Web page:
Dear Penda: How do I set prices for my sponsorship packages?
In our first Dear Penda column, LION News Revenue Coach Penda Howell answers questions about sponsorship pricing, third-party advertising, and
In our first Dear Penda column, LION News Revenue Coach Penda Howell answers questions about sponsorship pricing, third-party advertising, and strategies for business development.
Is there a good pricing formula or baseline when launching a sponsorship program? We’re a young nonprofit newsroom that covers two disinvested neighborhoods where roughly 50,000 to 55,000 people reside. We have nearly 400 subscribers to our email, a combined 1,600 social media followers, and 350 text subscribers. I’m not sure, however, that these are even the numbers I should be using or thinking of when designing a sponsorship program. — Curious Commercialist
Because your audience stats are still modest, I would recommend charging a flat fee per month for the program that incorporates sponsorship exposure on all platforms. A traditional CPM model won’t work here yet because of the relatively low audience numbers, but you should feel very comfortable asking for and getting roughly $2,500 to $3,500 per month in sponsorship revenue across all platforms and asking for at least a three-month commitment, but shooting for a six-month partnership. — PH
Our advertisers before the pandemic were basically emerging small businesses like ours. One year later, many of these entrepreneurs are still struggling to afford any paid advertising. We definitely need to expand our base of advertisers to larger anchor partners with solid, reliable marketing budgets, such as local hospitals and car dealerships. However, we don’t have any existing relationships with these larger entities and our emails are going unanswered. Any advice for reaching marketing/advertising decision-makers and building relationships while in-person networking still doesn’t really exist? — Your Friend With FOMO
For the community-based, emerging small businesses with challenging budgets, perhaps offering a one-time discount to advertise now would go a long way toward establishing a relationship going forward. Be clear with them that this is a one-time offering to help them through this challenging time. The expectation should be that when the time comes, they will renew or advertise at the normal rate. A business listings page like this one would be good for these advertisers. Approach a local community-based nonprofit about sponsoring that listings page.
As for approaching and establishing relationships with anchor partners, you might try starting with these companies’ PR or communications departments and offering, for free, the opportunity to publish free press releases on local programs they might be running at the time. This will help you establish a relationship with the business and get to know a contact person who can then introduce you to the proper decision-makers in the marketing department to discuss paid advertising. Be sure to share a piece of your original content that resonates with the potential partner, and ask for an opportunity to discuss how you can help them expand the messaging around that given topic. — PH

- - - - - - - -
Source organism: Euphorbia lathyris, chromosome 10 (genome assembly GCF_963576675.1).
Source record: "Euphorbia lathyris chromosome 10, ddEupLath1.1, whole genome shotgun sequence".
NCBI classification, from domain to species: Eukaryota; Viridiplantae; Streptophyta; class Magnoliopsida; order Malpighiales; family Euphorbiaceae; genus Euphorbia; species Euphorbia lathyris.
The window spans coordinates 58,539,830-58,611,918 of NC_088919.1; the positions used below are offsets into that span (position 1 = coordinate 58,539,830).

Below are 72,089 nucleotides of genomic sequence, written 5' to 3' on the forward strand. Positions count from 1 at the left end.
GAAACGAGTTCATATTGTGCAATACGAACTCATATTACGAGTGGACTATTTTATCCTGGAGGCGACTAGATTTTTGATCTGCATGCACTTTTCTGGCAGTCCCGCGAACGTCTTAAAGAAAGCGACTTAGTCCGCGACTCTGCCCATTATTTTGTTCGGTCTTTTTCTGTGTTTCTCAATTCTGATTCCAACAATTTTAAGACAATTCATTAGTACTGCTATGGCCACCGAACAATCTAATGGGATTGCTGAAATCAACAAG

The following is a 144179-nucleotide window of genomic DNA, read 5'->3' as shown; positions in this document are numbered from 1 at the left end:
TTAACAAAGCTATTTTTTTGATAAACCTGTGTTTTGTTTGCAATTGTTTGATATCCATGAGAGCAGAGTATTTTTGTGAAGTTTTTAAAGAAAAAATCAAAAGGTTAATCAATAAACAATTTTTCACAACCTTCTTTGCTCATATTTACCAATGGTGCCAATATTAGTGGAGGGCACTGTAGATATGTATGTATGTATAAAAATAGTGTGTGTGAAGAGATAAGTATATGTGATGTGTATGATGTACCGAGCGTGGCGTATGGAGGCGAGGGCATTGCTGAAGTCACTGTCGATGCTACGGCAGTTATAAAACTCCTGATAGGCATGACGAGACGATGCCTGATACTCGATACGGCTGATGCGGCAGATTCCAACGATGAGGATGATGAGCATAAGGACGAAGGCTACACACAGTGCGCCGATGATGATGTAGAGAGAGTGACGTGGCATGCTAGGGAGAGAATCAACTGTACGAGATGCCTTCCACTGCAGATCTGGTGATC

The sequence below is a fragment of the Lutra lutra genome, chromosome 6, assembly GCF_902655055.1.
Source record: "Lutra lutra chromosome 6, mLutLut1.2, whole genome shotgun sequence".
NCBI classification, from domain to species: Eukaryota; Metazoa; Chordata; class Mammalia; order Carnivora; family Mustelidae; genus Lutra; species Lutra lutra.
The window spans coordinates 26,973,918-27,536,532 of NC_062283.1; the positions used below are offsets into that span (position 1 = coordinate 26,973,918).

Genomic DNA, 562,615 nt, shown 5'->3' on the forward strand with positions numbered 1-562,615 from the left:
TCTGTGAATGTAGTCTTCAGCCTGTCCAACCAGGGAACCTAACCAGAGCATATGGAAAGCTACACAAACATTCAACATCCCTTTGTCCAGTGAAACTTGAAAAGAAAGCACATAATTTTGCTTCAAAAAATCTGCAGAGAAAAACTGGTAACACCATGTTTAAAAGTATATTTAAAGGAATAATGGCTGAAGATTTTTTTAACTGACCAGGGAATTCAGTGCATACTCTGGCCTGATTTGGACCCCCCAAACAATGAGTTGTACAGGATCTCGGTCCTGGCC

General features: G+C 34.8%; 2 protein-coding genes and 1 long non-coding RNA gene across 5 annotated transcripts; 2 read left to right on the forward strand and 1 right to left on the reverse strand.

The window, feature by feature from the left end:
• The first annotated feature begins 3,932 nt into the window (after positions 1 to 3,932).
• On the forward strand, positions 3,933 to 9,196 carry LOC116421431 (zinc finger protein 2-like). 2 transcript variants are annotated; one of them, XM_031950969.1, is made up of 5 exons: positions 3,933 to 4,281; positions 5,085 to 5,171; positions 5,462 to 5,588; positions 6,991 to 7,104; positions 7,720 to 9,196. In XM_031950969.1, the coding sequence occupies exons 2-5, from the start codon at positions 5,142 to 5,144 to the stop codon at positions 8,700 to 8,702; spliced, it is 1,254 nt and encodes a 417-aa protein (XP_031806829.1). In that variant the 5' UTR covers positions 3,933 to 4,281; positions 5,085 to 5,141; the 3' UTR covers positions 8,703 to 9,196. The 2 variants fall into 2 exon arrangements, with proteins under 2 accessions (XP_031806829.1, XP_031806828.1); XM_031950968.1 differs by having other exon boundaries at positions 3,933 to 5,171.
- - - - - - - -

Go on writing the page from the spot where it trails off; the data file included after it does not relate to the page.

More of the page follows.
“My local news business got an email from someone at Infolinks Media who wanted to “purchase a long-term guaranteed advertising placement” on our website, with a budget of $10,000-$25,000. Can you help vet and verify this pitch? — Skeptical Sleuth
This sort of service is good as a back-fill option, or for publishers who are simply not interested in fully monetizing the content they produce. It also requires a fairly decent amount of back-end work by someone on your team and requires time to learn, integrate and use the software. I wouldn’t engage with this sort of offer as an emerging publisher, but I might consider using it in the future to back-fill inventory that you’re unable to sell directly.
To illustrate the tradeoff here, a $10 to $25k annual budget represents $1,000 — $2,000 per month based on a variable CPM and reaching certain benchmarks. If we assume monthly audience metrics of 100k per month at a $10 CPM, that would give you $1,000 per month, hopefully, from Infolinks. Conversely, if you direct-sold that inventory and managed the process yourself, you could realize net revenue of $1,800 to $2,000 for the same inventory and ad units on your site. — PH
“Could you share some strategies for converting potential sponsors to committed sponsors? For example, we recently launched corporate memberships that include perks tailored for small businesses, from a business listing to native ad-style content in the newsletter. We’re evaluating ways to have sponsors dip their toes in with one-off campaigns while showing the value of our engaged audience. Is there messaging or specific efforts that convert best?” — Sponsor Seeker
Converting potential sponsors into committed sponsors is one of the toughest hurdles to clear — but once you’ve done it, you’ll have a partner for the long haul. I might prepare some marketing collateral using content that’s relevant to a sponsor’s particular priorities. An article related to the sponsor’s product or service would be a good place to start. Wrap the content around the potential partner’s value proposition and include several links in the article to the sponsor’s website. Create a series of ads, banner and tile, and have links embedded that take the reader directly to the story on your site. I would also create a newsletter around that specific topic that links to the article on your site. Package this with your audience metrics and this should be very attractive to a potential sponsor and will go a long way in establishing you as a valuable marketing partner. — PH
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